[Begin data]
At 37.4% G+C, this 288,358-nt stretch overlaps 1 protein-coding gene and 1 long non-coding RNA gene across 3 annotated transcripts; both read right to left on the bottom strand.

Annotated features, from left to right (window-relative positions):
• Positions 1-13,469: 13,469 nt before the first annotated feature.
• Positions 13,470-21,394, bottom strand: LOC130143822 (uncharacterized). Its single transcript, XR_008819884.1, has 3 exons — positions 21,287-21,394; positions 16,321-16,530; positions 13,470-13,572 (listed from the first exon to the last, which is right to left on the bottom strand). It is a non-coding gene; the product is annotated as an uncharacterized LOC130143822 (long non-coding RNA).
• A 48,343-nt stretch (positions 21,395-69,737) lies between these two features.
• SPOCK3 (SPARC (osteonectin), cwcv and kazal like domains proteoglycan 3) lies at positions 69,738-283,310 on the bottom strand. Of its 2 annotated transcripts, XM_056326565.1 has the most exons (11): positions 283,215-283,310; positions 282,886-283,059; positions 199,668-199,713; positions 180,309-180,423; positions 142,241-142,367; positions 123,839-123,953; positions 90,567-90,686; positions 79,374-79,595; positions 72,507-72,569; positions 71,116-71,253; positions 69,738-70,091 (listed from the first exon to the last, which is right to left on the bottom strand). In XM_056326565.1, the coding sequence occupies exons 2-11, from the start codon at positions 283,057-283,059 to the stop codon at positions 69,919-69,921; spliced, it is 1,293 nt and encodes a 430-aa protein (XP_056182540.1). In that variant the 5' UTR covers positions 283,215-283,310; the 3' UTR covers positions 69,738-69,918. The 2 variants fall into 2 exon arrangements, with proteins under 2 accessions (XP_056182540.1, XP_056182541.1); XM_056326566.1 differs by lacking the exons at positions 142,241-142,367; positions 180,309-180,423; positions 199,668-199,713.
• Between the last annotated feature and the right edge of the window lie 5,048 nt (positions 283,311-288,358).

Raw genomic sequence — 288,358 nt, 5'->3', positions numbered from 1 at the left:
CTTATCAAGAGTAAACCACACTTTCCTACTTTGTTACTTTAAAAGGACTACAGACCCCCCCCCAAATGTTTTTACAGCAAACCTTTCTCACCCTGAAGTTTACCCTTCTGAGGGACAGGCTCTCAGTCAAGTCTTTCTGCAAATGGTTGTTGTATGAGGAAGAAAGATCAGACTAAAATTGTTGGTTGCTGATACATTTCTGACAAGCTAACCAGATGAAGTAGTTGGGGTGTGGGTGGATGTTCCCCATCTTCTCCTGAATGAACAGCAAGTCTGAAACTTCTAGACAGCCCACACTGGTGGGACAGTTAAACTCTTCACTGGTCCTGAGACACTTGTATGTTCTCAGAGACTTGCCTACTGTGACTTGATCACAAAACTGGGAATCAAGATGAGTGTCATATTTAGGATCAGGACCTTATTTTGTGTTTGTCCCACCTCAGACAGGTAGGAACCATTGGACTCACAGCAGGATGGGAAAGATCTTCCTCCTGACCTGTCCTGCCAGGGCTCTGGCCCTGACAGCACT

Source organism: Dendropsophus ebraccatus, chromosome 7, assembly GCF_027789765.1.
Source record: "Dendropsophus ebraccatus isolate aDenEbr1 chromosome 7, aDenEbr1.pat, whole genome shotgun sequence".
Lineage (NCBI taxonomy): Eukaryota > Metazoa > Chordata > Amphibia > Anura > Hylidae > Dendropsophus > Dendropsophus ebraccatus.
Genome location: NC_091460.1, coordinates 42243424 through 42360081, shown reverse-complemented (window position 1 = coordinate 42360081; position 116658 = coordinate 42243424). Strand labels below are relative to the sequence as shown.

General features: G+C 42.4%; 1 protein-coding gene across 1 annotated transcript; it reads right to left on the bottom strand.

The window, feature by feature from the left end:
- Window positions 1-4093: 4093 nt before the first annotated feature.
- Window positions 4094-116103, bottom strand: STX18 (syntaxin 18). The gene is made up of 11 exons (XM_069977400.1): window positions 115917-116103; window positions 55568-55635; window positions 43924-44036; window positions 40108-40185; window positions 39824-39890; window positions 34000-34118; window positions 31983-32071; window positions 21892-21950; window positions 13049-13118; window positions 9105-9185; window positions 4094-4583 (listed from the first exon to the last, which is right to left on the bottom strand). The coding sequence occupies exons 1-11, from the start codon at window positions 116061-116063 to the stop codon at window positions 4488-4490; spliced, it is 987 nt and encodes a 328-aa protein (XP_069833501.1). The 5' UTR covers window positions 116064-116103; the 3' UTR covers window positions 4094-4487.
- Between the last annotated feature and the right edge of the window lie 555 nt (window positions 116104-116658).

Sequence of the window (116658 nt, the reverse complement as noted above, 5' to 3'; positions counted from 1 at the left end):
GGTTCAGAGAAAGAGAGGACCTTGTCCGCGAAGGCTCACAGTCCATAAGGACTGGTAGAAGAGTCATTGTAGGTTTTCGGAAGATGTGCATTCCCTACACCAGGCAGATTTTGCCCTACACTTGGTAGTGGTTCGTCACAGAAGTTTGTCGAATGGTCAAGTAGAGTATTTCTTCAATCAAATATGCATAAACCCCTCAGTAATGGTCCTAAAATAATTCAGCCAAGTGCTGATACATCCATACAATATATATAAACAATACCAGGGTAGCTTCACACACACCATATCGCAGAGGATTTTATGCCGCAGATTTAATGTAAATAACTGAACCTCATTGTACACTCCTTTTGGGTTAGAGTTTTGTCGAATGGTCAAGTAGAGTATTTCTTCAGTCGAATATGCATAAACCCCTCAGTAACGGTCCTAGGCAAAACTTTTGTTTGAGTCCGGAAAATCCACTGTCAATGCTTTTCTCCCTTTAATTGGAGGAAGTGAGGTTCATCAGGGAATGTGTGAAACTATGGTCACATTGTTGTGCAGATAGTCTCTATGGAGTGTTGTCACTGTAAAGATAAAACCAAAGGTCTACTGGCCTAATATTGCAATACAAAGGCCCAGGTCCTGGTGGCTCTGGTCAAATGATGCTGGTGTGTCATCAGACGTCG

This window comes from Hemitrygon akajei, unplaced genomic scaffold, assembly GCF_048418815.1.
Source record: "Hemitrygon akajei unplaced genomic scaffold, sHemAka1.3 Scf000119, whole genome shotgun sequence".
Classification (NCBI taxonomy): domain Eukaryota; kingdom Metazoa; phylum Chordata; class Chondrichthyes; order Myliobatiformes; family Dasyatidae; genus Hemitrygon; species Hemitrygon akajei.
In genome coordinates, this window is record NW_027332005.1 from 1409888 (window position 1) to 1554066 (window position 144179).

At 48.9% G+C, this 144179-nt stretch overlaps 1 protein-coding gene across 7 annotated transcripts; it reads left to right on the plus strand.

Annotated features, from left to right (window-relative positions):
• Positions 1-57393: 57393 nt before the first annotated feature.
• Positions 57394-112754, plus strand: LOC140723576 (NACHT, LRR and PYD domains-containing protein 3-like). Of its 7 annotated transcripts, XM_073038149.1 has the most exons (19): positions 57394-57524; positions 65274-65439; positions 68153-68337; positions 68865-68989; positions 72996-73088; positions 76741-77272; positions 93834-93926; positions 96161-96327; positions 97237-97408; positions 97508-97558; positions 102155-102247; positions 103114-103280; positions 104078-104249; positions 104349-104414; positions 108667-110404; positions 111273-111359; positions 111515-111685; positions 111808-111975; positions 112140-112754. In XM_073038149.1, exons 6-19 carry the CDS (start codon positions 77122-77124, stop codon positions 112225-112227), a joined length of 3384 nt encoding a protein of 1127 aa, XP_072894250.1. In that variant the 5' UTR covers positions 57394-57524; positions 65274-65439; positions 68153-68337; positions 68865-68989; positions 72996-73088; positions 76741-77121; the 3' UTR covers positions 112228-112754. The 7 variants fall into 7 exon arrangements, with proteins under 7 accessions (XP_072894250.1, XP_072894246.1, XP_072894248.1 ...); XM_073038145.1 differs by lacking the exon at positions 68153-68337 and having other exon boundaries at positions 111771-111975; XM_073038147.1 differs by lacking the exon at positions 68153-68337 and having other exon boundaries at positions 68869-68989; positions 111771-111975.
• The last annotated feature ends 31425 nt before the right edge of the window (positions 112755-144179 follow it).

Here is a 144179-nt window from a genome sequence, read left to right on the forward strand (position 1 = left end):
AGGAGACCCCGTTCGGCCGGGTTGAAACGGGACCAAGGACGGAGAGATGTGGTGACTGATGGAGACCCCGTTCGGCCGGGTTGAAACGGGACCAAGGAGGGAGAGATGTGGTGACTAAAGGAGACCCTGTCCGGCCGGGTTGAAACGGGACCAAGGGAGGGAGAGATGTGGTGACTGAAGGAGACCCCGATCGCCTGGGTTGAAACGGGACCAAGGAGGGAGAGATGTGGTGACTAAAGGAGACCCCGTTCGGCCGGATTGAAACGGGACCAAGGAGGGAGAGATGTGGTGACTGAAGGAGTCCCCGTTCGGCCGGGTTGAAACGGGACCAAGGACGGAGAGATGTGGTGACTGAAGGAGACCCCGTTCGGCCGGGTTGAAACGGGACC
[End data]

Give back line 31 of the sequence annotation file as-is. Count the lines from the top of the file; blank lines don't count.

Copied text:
AGGAGACCCCGTTCGGCCGGGTTGAAACGGGACCAAGGACGGAGAGATGTGGTGACTGATGGAGACCCCGTTCGGCCGGGTTGAAACGGGACCAAGGAGGGAGAGATGTGGTGACTAAAGGAGACCCTGTCCGGCCGGGTTGAAACGGGACCAAGGGAGGGAGAGATGTGGTGACTGAAGGAGACCCCGATCGCCTGGGTTGAAACGGGACCAAGGAGGGAGAGATGTGGTGACTAAAGGAGACCCCGTTCGGCCGGATTGAAACGGGACCAAGGAGGGAGAGATGTGGTGACTGAAGGAGTCCCCGTTCGGCCGGGTTGAAACGGGACCAAGGACGGAGAGATGTGGTGACTGAAGGAGACCCCGTTCGGCCGGGTTGAAACGGGACC